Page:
IIE Networker - Fall 2006 - (Page 16)
Feature Leading the Way Toward True Global Engagement A Challenge to American Colleges and Universities By Sanford J. Ungar the first-year class of two years prior. But we also had reason to be cautious. This was, after all, to be the first incoming class since we had announced that we were making a rather bold—and risky— move: that beginning in the fall of 2006, every incoming undergraduate would be required to study abroad at least once in order to graduate. Sanford J. Ungar, President of Goucher College The Uncertainty of Being First We knew that the other part of our announcement—that we would help offset the cost of overseas travel by giving every undergraduate a special voucher of at least $1,200—would assuage some people’s concerns. And the initial response was overwhelmingly positive. The New York Times wrote a story about our initiative, as did Inside Higher Ed, The Baltimore Sun, and a number of other national and regional publications. Colleagues in the world of higher education applauded us, as did many of the students and parents to whom we spoke. But we were out there alone. The only other college that requires study abroad is Soka University, a young and small institution, founded on Buddhist principles and located in California. No national liberal arts colleges require study abroad of all their students. No major universities do, either. We had no precedent to fol- A few days before May 1, the date by which all matriculating students must mail their enrollment deposits to Goucher College, I passed out scraps of paper to the members of my senior staff and asked each one to predict the number of deposits we would have in hand by the time all the mail for the season came in. Nervous glances were exchanged, numbers scrawled, papers passed. Everyone knew our target for the incoming class—the magic number of first-year students that would ensure the budget lines added up, residence-hall beds were filled, and so on—and all of the predictions exceeded that number by at least a little bit. They were, I would say, cautiously optimistic. And we had reason to be optimistic. Early numbers suggested that we were on track to match the record-setting size of low, no basis for comparison by which we could judge our success or failure in this new endeavor. The initial rush of good press and enthusiasm, when it began to subside a bit, left in its wake many questions. Some of our faculty voiced skepticism that study abroad could be incorporated neatly into the curriculum of their majors. Others in the community wondered if students in some of our more time-intensive programs—our rigorous science and dance programs, for example, or athletes— would find time for international study in their busy schedules. Our own questions about implementation were echoed in an article in The Wall Street Journal about colleges and universities across the land that were raising fees and setting caps for participation in their study abroad programs, in order to offset tuition revenue lost as large numbers of students left campus to travel and study overseas. The president of one major liberal arts college in the Midwest, in what almost seemed like a point-by-point response to our announcement, wrote a column for his college’s alumni magazine explaining all of the reasons why his institution had decided to limit the number of students who could study abroad in any given semester—and why he would not consider requiring it.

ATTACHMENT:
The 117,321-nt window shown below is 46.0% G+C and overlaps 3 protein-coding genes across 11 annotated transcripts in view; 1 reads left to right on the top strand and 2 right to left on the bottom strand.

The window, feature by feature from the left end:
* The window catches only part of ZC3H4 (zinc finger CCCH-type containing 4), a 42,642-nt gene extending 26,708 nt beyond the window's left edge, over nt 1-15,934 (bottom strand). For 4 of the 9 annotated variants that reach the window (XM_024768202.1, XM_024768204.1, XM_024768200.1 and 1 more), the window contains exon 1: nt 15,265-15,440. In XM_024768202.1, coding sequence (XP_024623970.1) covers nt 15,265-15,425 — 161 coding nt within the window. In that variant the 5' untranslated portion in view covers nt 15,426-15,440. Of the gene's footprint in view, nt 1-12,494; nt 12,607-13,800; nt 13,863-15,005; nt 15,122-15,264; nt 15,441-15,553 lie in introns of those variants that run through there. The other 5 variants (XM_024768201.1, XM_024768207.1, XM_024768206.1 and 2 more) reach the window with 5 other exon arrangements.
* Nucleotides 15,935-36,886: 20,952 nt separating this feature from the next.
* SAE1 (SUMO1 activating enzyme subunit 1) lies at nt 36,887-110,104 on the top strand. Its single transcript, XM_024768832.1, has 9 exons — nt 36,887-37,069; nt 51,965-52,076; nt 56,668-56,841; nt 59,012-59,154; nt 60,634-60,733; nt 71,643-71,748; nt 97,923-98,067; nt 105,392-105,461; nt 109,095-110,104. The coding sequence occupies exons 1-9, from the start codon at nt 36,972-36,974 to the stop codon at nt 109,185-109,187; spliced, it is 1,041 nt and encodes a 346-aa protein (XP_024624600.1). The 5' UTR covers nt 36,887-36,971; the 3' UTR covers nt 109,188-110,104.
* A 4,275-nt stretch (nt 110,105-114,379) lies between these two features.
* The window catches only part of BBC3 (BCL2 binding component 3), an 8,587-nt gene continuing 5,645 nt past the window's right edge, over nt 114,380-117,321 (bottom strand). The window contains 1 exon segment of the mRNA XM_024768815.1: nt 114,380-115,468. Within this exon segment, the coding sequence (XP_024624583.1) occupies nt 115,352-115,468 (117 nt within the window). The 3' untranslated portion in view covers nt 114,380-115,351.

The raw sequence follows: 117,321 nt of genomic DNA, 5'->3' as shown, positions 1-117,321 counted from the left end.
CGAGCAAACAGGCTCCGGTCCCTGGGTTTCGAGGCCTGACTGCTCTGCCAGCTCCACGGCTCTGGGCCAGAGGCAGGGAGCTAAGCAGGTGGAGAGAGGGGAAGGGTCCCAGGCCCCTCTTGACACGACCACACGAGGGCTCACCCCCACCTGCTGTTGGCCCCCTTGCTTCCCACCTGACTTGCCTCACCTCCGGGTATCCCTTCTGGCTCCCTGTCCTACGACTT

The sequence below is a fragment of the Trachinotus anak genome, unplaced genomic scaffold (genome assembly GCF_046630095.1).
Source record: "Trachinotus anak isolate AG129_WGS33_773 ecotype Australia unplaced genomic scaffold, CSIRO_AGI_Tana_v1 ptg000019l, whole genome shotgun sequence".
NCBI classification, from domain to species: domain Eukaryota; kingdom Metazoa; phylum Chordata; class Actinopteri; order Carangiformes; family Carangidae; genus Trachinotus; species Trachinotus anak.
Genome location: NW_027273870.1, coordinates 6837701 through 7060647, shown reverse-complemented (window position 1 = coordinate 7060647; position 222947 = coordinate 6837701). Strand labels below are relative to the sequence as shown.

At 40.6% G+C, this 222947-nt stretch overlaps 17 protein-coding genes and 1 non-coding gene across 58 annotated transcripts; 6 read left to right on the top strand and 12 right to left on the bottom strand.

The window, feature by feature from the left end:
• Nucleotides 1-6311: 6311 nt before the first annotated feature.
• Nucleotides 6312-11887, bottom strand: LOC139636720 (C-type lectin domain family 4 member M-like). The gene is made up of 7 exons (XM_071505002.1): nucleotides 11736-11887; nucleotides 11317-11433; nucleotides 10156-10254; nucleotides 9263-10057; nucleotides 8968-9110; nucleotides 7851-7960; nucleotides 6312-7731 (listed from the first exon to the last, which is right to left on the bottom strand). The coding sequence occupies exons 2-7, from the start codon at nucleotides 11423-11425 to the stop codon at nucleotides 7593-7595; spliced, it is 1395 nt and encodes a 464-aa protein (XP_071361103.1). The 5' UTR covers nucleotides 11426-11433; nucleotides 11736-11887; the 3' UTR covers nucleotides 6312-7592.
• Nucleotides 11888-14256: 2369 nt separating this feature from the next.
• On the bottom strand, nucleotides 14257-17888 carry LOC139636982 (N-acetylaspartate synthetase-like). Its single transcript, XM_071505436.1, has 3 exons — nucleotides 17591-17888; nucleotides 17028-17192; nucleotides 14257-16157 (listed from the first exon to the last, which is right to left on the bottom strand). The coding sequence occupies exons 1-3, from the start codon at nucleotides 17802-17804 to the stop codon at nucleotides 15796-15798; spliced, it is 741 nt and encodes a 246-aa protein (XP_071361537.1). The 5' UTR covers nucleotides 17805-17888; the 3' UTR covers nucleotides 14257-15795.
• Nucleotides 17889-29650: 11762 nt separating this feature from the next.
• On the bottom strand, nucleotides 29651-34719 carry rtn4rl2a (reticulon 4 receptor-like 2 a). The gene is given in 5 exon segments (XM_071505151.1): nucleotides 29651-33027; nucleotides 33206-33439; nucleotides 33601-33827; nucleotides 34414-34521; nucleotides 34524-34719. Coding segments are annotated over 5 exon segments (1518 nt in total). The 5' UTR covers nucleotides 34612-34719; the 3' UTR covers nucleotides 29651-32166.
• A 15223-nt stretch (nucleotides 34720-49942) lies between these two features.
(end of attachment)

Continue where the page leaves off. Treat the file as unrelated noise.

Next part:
Table of Contents for the Digital Edition of IIE Networker - Fall 2006
IIE Networker - Fall 2006
Message from Allan E. Goodman
Up Front: The International Education Diary
Leading the Way Toward True Global Engagement: A Challenge to American Colleges and Universities
The Lincoln Commission and the Future of Study Abroad
Destination India: Opportunities and Challenges for Expanding Study Abroad in a Nontraditional Location
Heritage-Seeking and Study Abroad: A Case Study
State Department Resources
Central and Eastern Europe
Freshmen Study Abroad
The Browser: Index of Advertisers
IIE Networker - Fall 2006
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